The Journal’s View: Diversity needs to become part of Spokane’s ongoing dialogue
~June 18th, 2020
Diversity, inclusion, and fairness need to become a central part of the Spokane business community’s ongoing dialogue.
In the wake of George Floyd’s death and the resulting movements for police reform and social change, the private sector needs to play an active role in developing an environment in which people of color are treated equally by employers and institutions, including law enforcement.
If you think that environment already exists, you aren’t listening.
For this to happen, white people must play a larger role in making sure the subject remains a priority, compelling conversations about race without controlling them.
Why? It’s pretty simple. Census data show that Spokane County is 89% white and 2% African American. In raw numbers, that’s roughly 465,800 and 10,500 people, respectively. Unlike jobs, property values, and other statistics that paint a picture of what Spokane is, population by race isn’t going to change dramatically. We shouldn’t beat ourselves up over it, but we should be mindful of the facts and cognizant of the role we can play in hearing the concerns of our nonwhite neighbors and affecting necessary change.
If we don’t make diversity and fairness a central part of our conversation proactively, here’s what happens. Eventually, the marches will stop being news, then they stop altogether. Issues concerning race and law enforcement fall out of the general public’s purview, and little, if anything, changes, including the prevalence of racism.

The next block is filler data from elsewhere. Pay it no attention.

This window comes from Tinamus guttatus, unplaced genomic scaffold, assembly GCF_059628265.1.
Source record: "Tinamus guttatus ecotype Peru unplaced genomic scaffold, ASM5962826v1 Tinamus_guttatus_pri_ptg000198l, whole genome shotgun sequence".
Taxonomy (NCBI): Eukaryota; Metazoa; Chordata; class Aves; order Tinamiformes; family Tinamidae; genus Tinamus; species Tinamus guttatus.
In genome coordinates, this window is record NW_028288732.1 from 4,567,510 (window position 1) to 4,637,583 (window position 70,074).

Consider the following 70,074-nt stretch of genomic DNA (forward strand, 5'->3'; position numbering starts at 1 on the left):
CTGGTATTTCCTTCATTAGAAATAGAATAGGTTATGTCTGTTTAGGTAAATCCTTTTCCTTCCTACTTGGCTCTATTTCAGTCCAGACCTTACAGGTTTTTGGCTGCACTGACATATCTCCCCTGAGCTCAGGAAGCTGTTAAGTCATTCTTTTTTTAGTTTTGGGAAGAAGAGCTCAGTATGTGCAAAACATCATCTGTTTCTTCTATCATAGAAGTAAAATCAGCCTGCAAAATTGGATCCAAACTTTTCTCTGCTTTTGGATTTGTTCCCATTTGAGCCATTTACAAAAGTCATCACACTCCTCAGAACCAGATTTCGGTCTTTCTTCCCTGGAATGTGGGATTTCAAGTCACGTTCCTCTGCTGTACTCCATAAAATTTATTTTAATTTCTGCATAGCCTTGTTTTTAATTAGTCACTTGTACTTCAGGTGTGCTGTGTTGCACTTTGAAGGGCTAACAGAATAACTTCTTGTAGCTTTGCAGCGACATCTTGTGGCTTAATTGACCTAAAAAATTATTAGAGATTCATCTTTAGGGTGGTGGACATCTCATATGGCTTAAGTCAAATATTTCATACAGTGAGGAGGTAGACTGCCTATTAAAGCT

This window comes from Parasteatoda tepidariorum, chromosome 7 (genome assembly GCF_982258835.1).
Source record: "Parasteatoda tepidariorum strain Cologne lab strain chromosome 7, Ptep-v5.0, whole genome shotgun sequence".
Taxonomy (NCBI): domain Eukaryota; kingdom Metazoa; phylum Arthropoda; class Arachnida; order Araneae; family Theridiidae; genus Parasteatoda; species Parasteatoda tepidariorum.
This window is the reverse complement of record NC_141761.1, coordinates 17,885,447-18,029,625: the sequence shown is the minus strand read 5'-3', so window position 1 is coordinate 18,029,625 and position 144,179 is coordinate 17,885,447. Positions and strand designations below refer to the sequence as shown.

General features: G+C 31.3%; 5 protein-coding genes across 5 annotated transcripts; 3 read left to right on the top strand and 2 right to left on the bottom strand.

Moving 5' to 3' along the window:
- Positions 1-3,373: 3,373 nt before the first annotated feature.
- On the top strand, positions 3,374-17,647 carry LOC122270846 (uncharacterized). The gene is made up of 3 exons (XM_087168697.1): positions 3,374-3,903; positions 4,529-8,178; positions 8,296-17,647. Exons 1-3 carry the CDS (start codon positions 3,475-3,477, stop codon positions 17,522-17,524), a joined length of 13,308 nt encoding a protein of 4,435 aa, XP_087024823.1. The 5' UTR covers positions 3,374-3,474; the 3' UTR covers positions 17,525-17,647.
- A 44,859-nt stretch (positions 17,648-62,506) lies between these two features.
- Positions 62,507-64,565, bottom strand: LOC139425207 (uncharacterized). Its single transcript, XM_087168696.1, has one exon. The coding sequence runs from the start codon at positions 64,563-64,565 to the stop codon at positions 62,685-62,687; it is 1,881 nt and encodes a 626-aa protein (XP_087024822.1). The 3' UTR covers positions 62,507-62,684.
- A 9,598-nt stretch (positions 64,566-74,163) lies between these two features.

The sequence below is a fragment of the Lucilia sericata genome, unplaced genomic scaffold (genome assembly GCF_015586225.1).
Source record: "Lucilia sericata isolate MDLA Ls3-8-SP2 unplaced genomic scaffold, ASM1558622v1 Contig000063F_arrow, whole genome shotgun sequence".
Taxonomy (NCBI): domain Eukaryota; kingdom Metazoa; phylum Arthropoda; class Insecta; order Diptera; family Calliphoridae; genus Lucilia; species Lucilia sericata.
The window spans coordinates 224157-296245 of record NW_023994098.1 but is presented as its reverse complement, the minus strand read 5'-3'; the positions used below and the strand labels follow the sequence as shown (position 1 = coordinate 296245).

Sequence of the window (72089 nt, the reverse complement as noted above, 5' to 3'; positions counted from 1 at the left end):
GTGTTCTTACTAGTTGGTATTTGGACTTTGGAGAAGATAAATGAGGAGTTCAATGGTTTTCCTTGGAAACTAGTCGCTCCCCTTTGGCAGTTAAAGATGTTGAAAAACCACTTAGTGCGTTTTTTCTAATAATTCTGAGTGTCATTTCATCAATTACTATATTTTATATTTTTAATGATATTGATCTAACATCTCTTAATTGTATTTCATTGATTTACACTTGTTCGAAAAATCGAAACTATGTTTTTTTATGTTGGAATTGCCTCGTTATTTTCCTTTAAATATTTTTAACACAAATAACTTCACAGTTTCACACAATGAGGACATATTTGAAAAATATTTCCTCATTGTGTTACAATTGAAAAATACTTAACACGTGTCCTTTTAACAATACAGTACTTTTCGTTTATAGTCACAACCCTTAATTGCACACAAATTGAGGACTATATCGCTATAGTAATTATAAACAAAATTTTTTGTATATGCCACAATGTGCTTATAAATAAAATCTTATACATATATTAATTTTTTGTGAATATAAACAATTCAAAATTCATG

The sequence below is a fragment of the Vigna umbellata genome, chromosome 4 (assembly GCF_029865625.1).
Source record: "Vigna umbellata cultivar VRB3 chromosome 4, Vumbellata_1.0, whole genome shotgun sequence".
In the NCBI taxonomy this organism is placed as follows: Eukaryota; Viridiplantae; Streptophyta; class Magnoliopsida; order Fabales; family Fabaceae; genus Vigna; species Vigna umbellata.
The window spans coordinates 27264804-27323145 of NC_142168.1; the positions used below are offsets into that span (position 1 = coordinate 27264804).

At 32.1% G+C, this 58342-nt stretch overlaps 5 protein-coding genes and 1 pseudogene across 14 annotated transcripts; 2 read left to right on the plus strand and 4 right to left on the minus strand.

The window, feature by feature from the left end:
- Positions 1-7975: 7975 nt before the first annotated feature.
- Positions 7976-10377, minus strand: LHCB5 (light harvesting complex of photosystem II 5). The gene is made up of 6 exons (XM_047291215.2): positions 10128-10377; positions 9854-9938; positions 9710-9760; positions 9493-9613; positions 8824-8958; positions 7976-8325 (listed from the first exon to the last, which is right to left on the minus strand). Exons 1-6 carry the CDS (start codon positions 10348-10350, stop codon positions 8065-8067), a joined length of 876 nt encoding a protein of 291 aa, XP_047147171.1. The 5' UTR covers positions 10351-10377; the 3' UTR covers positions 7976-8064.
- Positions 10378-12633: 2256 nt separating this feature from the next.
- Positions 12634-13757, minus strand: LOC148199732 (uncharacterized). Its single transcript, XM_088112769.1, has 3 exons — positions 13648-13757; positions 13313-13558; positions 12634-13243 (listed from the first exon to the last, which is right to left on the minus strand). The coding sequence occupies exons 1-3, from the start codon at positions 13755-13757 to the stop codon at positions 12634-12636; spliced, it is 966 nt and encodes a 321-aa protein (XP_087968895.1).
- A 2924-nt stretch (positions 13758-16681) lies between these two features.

That would be a disservice to people of color in general—and especially to those we’ve propped up as examples of diversity in the Spokane area. A handful of African-American leaders and professionals have served as ambassadors for the Inland Northwest in business-recruitment videos and other promotional materials through the years. They’ve been there when we, as a community, needed them. We should be there now when they are feeling exposed, potentially in danger, and have a message in need of support.
A business case can be made for the importance of diversity in leadership and in the workforce. A growing body of research suggests diversity in backgrounds and opinions can lead to more positive outcomes and have a tangible return on investment for an organization. That, coupled with a moral obligation, should make a compelling argument for action.
In recent years, the Spokane business community has placed a focus on women in leadership and spurred conversations about how to get more women into C-suite positions. A number of groups have formed, rallying around professional women. Prior to the pandemic, one could find an event or workshop on the subject routinely.
Such conversations about race likely would look different than conversations about women in business. They might not be driven by the private sector, but perhaps they should. Either way, business leaders can play a role in making sure they occur and stay top of mind.
In light of recent events, it’s a logical step to take. And the right thing to do.